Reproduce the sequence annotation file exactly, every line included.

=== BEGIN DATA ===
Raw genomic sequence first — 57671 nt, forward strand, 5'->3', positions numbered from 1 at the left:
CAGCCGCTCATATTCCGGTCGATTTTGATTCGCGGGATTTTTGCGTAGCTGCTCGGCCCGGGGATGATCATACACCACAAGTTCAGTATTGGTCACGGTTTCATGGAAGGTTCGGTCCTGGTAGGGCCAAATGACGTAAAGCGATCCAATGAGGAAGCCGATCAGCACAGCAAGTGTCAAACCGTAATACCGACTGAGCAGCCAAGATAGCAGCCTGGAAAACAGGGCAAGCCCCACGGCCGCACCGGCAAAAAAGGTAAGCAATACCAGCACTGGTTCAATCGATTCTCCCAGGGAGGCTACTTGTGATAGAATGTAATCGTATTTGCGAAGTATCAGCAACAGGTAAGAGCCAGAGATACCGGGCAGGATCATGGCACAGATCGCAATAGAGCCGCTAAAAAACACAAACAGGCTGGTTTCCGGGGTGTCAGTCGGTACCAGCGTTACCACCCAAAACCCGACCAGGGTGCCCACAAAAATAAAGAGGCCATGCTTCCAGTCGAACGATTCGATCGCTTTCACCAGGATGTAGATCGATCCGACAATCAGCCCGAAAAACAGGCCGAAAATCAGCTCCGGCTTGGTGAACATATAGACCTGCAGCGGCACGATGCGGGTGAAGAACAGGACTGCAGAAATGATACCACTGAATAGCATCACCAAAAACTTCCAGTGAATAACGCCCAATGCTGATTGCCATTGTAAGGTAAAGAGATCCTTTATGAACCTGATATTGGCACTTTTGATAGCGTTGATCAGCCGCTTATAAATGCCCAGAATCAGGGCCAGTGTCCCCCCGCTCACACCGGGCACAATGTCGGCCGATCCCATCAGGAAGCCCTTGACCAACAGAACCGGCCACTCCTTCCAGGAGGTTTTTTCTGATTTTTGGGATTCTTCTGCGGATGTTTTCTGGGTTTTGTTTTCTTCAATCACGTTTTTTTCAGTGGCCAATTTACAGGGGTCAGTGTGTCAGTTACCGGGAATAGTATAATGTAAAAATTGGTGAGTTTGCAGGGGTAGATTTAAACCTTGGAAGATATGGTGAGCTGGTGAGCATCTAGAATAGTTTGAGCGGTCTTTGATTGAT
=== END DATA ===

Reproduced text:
Raw genomic sequence first — 57671 nt, forward strand, 5'->3', positions numbered from 1 at the left:
CAGCCGCTCATATTCCGGTCGATTTTGATTCGCGGGATTTTTGCGTAGCTGCTCGGCCCGGGGATGATCATACACCACAAGTTCAGTATTGGTCACGGTTTCATGGAAGGTTCGGTCCTGGTAGGGCCAAATGACGTAAAGCGATCCAATGAGGAAGCCGATCAGCACAGCAAGTGTCAAACCGTAATACCGACTGAGCAGCCAAGATAGCAGCCTGGAAAACAGGGCAAGCCCCACGGCCGCACCGGCAAAAAAGGTAAGCAATACCAGCACTGGTTCAATCGATTCTCCCAGGGAGGCTACTTGTGATAGAATGTAATCGTATTTGCGAAGTATCAGCAACAGGTAAGAGCCAGAGATACCGGGCAGGATCATGGCACAGATCGCAATAGAGCCGCTAAAAAACACAAACAGGCTGGTTTCCGGGGTGTCAGTCGGTACCAGCGTTACCACCCAAAACCCGACCAGGGTGCCCACAAAAATAAAGAGGCCATGCTTCCAGTCGAACGATTCGATCGCTTTCACCAGGATGTAGATCGATCCGACAATCAGCCCGAAAAACAGGCCGAAAATCAGCTCCGGCTTGGTGAACATATAGACCTGCAGCGGCACGATGCGGGTGAAGAACAGGACTGCAGAAATGATACCACTGAATAGCATCACCAAAAACTTCCAGTGAATAACGCCCAATGCTGATTGCCATTGTAAGGTAAAGAGATCCTTTATGAACCTGATATTGGCACTTTTGATAGCGTTGATCAGCCGCTTATAAATGCCCAGAATCAGGGCCAGTGTCCCCCCGCTCACACCGGGCACAATGTCGGCCGATCCCATCAGGAAGCCCTTGACCAACAGAACCGGCCACTCCTTCCAGGAGGTTTTTTCTGATTTTTGGGATTCTTCTGCGGATGTTTTCTGGGTTTTGTTTTCTTCAATCACGTTTTTTTCAGTGGCCAATTTACAGGGGTCAGTGTGTCAGTTACCGGGAATAGTATAATGTAAAAATTGGTGAGTTTGCAGGGGTAGATTTAAACCTTGGAAGATATGGTGAGCTGGTGAGCATCTAGAATAGTTTGAGCGGTCTTTGATTGAT